Beyond Curie—a design project celebrating women in STEM
They changed history and the world often without recogntiion

Chien-Shiung Wu

The First Lady of Physics



Chien-Shiung Wu was one of the most esteemed scientists of the 20th century but few have heard of her. She overcame numerous uphill battles to achieve many firsts in her lifetime. Wu was born in 1912 in Liuho, China, a time when her homeland forbade girls from going to school. After graduating from college in China, she embarked on a long steamship voyage to San Francisco where she joined Ernest O. Lawrence's lab at the University of California, Berkeley. There, as a grad student, she became known for her incredible work ethic, a reputation that would follow her for the rest of her career.

After receiving her Ph.D. at Berkeley she moved to the east coast and became the first female instructor in the Physics Department at Princeton. She moved to Columbia University for the Manhattan Project and was instrumental in helping develop the process for separating uranium metal into the U-235 and U-238 isotopes by gaseous diffusion for the development of the atomic bomb. Despite her contributions to the Manhattan Project and work with beta decay, a type of radioactivity in which an atomic nucleus emits energy transforming it into a new element, she was overlooked year after year for membership to the Columbia faculty. 8 years later, she was finally asked to join the faculty.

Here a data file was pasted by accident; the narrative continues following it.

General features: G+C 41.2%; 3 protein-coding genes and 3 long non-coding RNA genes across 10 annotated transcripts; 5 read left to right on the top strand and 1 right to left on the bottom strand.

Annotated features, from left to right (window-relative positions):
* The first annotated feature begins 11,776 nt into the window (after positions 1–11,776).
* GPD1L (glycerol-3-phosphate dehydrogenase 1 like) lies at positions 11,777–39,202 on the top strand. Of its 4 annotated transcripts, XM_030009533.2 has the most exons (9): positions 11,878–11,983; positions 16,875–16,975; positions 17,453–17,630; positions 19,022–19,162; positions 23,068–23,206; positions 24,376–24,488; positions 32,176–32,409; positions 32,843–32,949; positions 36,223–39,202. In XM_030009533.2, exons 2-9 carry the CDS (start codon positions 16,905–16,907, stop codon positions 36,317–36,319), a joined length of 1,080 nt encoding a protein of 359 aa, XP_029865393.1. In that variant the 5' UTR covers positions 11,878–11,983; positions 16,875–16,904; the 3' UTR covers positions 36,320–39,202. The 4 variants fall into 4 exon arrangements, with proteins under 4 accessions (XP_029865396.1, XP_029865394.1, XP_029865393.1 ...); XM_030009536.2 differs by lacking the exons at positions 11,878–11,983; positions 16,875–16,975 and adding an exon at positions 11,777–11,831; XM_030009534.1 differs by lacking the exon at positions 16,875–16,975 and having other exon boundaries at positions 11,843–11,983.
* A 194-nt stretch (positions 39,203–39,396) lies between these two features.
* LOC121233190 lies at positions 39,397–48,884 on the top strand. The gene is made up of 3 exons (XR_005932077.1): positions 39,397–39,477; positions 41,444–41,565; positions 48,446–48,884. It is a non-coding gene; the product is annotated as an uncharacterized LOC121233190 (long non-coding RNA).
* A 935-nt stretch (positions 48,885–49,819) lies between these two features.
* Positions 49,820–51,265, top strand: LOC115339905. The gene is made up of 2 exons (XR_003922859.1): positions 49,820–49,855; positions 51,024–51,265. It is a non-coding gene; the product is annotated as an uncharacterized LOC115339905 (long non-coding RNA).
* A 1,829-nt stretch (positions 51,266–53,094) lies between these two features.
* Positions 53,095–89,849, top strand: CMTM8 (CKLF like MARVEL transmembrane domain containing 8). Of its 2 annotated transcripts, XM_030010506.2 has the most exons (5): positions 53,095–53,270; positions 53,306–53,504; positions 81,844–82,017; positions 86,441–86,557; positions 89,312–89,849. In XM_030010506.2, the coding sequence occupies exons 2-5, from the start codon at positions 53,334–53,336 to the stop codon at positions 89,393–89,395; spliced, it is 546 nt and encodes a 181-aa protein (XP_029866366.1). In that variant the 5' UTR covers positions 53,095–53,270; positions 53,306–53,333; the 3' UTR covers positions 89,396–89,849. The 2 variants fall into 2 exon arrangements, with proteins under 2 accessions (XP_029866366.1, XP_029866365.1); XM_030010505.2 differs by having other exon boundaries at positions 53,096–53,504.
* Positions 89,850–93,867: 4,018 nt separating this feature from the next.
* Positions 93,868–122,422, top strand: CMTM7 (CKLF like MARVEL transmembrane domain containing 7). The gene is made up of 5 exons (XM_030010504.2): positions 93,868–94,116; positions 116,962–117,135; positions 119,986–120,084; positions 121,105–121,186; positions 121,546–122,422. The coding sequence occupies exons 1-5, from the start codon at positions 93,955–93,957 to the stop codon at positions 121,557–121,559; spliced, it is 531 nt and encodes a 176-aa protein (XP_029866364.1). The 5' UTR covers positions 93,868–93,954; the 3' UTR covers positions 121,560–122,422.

While at Columbia, she shattered a bedrock law of physics, disproving the "Law of Conservation of Parity". Unfortunately, she did not win the Nobel Prize for this discovery. Her colleagues Tsung Dao Lee and Chen Ning Yang won the Prize in 1957.

Despite the Nobel snub, Wu achieved many firsts in her lifetime. She was the first Chinese-American to be elected into the U.S. National Academy of Sciences. The first woman with an honorary doctorate from Princeton University, the first female President of the American Physical Society, elected in 1975, the first person selected to receive the Wolf Prize in Physics in its inaugural year of 1978, One of the first Chinese-American educators to travel to Red China for visits in the 1970s, and the first living scientist to have an asteroid (2752 Wu Chien-Shiung) named after her.